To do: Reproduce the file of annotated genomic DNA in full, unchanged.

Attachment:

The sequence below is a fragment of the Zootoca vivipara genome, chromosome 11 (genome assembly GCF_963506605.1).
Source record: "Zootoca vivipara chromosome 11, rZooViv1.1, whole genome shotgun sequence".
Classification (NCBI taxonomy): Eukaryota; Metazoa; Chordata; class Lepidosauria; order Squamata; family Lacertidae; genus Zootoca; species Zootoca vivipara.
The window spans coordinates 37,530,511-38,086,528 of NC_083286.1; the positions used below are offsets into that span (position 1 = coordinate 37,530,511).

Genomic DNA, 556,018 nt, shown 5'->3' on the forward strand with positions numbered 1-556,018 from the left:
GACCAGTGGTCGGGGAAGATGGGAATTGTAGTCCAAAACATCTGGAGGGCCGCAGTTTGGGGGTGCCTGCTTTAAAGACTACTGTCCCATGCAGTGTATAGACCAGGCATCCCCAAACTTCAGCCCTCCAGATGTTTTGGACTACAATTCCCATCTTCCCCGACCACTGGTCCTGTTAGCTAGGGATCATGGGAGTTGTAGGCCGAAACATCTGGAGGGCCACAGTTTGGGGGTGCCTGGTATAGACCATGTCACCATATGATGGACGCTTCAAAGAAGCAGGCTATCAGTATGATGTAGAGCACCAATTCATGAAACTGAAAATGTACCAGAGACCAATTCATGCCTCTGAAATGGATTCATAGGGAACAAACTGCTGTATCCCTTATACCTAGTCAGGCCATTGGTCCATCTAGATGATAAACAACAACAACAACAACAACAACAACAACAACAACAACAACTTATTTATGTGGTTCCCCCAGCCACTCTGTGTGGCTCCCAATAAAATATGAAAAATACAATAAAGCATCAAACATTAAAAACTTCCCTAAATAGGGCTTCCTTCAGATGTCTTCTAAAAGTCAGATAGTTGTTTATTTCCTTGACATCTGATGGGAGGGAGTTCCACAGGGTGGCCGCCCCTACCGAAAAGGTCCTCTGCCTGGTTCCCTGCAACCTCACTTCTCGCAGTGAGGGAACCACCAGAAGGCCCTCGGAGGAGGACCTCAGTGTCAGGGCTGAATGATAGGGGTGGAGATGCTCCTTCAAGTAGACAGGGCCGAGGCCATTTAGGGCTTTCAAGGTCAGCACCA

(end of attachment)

The sequence below is a fragment of the Zootoca vivipara genome, chromosome 11 (genome assembly GCF_963506605.1).
Source record: "Zootoca vivipara chromosome 11, rZooViv1.1, whole genome shotgun sequence".
Classification (NCBI taxonomy): Eukaryota; Metazoa; Chordata; class Lepidosauria; order Squamata; family Lacertidae; genus Zootoca; species Zootoca vivipara.
The window spans coordinates 37,530,511-38,086,528 of NC_083286.1; the positions used below are offsets into that span (position 1 = coordinate 37,530,511).

Genomic DNA, 556,018 nt, shown 5'->3' on the forward strand with positions numbered 1-556,018 from the left:
GACCAGTGGTCGGGGAAGATGGGAATTGTAGTCCAAAACATCTGGAGGGCCGCAGTTTGGGGGTGCCTGCTTTAAAGACTACTGTCCCATGCAGTGTATAGACCAGGCATCCCCAAACTTCAGCCCTCCAGATGTTTTGGACTACAATTCCCATCTTCCCCGACCACTGGTCCTGTTAGCTAGGGATCATGGGAGTTGTAGGCCGAAACATCTGGAGGGCCACAGTTTGGGGGTGCCTGGTATAGACCATGTCACCATATGATGGACGCTTCAAAGAAGCAGGCTATCAGTATGATGTAGAGCACCAATTCATGAAACTGAAAATGTACCAGAGACCAATTCATGCCTCTGAAATGGATTCATAGGGAACAAACTGCTGTATCCCTTATACCTAGTCAGGCCATTGGTCCATCTAGATGATAAACAACAACAACAACAACAACAACAACAACAACAACAACAACTTATTTATGTGGTTCCCCCAGCCACTCTGTGTGGCTCCCAATAAAATATGAAAAATACAATAAAGCATCAAACATTAAAAACTTCCCTAAATAGGGCTTCCTTCAGATGTCTTCTAAAAGTCAGATAGTTGTTTATTTCCTTGACATCTGATGGGAGGGAGTTCCACAGGGTGGCCGCCCCTACCGAAAAGGTCCTCTGCCTGGTTCCCTGCAACCTCACTTCTCGCAGTGAGGGAACCACCAGAAGGCCCTCGGAGGAGGACCTCAGTGTCAGGGCTGAATGATAGGGGTGGAGATGCTCCTTCAAGTAGACAGGGCCGAGGCCATTTAGGGCTTTCAAGGTCAGCACCA